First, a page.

Jeppe Rønde’s Trueness to Life, and Death


Bridgend is a horror film, but not in the traditional sense. The horror is that the events of Bridgend, a rural county in South Wales, occurred in real life and continue to do so. Between January 2007 and February 2012, at least seventy-nine suicides were reported in this small county, most of them teenagers, most of them by hanging. They left no suicide notes and, though the media have suggested some kind of suicide pact or death cult, to this day there is no explanation.

Danish filmmaker Jeppe Rønde spent six years traveling back and forth from his home in Denmark to Bridgend, getting to know the people and letting them get to know him. The locals had a deep distrust of outsiders because of years of tabloid reporters exploiting their tragedy, but they opened up to Rønde. Their stories and experiences became the core of his script—though he was a documentary filmmaker by profession and practice, he chose to channel their stories into a dramatic feature—and they even allowed him to shoot the film on location in Bridgend. Many of the kids he got to know appear in small roles in the film.

“When you read that seventy-nine hung themselves in the end of the film, that’s the only official number I could use. The problem is it’s a lot higher,” he explained. “The kids tell me every time one dies and we hear about it in the news, there were two or three that were kept out of the public eye. And on top comes all the people that tried to do it but failed. Sometimes it was several a day, over months, in such a small community.”

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Remembering Adrienne Shelly (1966-2006)

Adrienne Shelly in ‘Trust’

Actress, playwright, stage director and filmmaker Adrienne Shelly made a big splash in the small pond of eighties American indie cinema as the offbeat lead in The Unbelievable Truth (1989), which introduced both Shelly and filmmaker Hal Hartley to audiences. Their sensibilities were a perfect match and they reteamed for Trust (1990), but while their careers parted after this, they remained remarkably parallel. Like Hartley, she purposely avoided the Hollywood game. Remaining on the East Coast, the diminutive, red-headed actress largely committed herself to idiosyncratic indie films (Hold Me, Thrill Me, Kiss Me, 1992, Sleep With Me, 1994) with occasional guest-starring gigs in East Coast-based TV shows like Homicide and Law and Order. She had come from the stage and continued writing, directing and performing in the independent theater scene in New York, and she made the leap to filmmaker with her feature directorial debut, Sudden Manhattan (1996), a film very much in the brainy, talking, wryly absurd vein of Hartley, but with a different perspective.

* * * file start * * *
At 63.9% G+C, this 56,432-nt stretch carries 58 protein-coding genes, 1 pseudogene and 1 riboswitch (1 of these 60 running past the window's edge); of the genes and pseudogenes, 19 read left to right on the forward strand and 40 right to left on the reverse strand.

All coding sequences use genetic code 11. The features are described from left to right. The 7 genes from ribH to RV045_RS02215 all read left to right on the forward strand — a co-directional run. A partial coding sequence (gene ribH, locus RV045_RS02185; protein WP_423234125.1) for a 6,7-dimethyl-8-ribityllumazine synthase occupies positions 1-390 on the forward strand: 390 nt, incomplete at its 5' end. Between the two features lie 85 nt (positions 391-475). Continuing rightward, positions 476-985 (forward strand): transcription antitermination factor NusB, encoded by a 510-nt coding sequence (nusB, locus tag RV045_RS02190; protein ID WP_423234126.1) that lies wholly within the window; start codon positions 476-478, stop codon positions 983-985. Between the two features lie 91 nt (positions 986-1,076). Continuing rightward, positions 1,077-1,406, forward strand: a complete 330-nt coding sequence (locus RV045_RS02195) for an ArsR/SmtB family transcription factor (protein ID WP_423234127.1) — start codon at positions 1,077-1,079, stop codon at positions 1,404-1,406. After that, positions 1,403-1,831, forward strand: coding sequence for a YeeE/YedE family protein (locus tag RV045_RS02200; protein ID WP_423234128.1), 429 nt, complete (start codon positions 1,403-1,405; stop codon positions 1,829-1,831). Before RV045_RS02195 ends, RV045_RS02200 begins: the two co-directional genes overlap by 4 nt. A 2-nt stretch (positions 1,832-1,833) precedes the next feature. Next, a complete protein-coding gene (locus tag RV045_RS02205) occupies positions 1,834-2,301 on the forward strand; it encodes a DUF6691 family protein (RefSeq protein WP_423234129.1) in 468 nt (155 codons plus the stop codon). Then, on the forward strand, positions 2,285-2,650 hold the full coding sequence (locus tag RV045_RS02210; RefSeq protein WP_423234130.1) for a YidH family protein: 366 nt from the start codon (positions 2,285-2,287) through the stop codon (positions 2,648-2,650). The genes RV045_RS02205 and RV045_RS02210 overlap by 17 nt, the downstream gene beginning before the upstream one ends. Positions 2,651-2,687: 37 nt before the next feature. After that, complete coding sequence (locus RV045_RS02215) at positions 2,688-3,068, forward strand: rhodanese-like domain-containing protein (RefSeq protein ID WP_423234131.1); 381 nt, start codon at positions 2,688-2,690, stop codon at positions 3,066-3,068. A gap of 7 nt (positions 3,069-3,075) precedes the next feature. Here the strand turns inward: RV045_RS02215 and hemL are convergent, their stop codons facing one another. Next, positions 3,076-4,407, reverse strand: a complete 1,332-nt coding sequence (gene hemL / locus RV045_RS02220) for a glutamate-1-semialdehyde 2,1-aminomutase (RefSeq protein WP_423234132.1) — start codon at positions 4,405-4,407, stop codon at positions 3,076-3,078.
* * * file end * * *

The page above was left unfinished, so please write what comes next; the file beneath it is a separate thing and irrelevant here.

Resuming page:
Shelly was poised to finally break into mainstream filmmaking on her own terms with her third feature film, Waitress (2007), when she was murdered in November 2006, the victim of a senseless homicide. The film, starring Keri Russell and Nathan Fillion and featuring Shelly in a sweet supporting role, debuted at Sundance months later to great reviews and landed a major distribution deal.

In 2000 I had the honor and pleasure of interviewing her when she accompanied I’ll Take You There, her sophomore feature as a director, to the Seattle International Film Festival. It was her third appearance at the festival she called her favorite (at least she said so to me: “I just find it to be so friendly and really just about the filmmaking”) and she gave me nearly an hour of her time, talking about the features and short films she directed, her beginnings with Hal Hartley, and her work on the New York stage. She laughed easily and often while remembering details and describing events from the shoot, and seemed genuinely appreciative that someone had invested so much into her films. “Sometimes you write something and you know that there is another meaning behind it and you wonder if anyone is going to get it, is going to see it,” she said near the end of our interview. “It’s nice that you picked up on all this.”

Sean Axmaker: How were you cast in Hal Hartley’s films? You had never been in a film before The Unbelievable Truth.

Adrienne Shelly: It was a freak thing. I sent my head shot to his office. There was an ad in the newspaper called Backstage, this was two months before he started casting for The Unbelievable Truth, and the office that he was using at the time was being shared by several different companies and one of them, I guess they were making music videos, and I had sent my head shot in. It was a fluke. When I first started, I used to send my head shot around. And someone held up my picture and said, ‘Why not audition her?’ They actually put another ad in Backstage that I didn’t see, specifically for the movie, and I never would have sent my head shot in for that because it said, ‘We need a model type,’ and I never thought of myself as a model type. I’m so small and, you know, not a model type. So I never would have gotten the part unless I had sent in my head shot in for this other thing, for this music video.

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Resurrecting ‘Sherlock Holmes’: An interview with Rob Byrne

“I’ve always been, since my early, early days, a silent film fanatic, or aficionado, or whatever you call it.”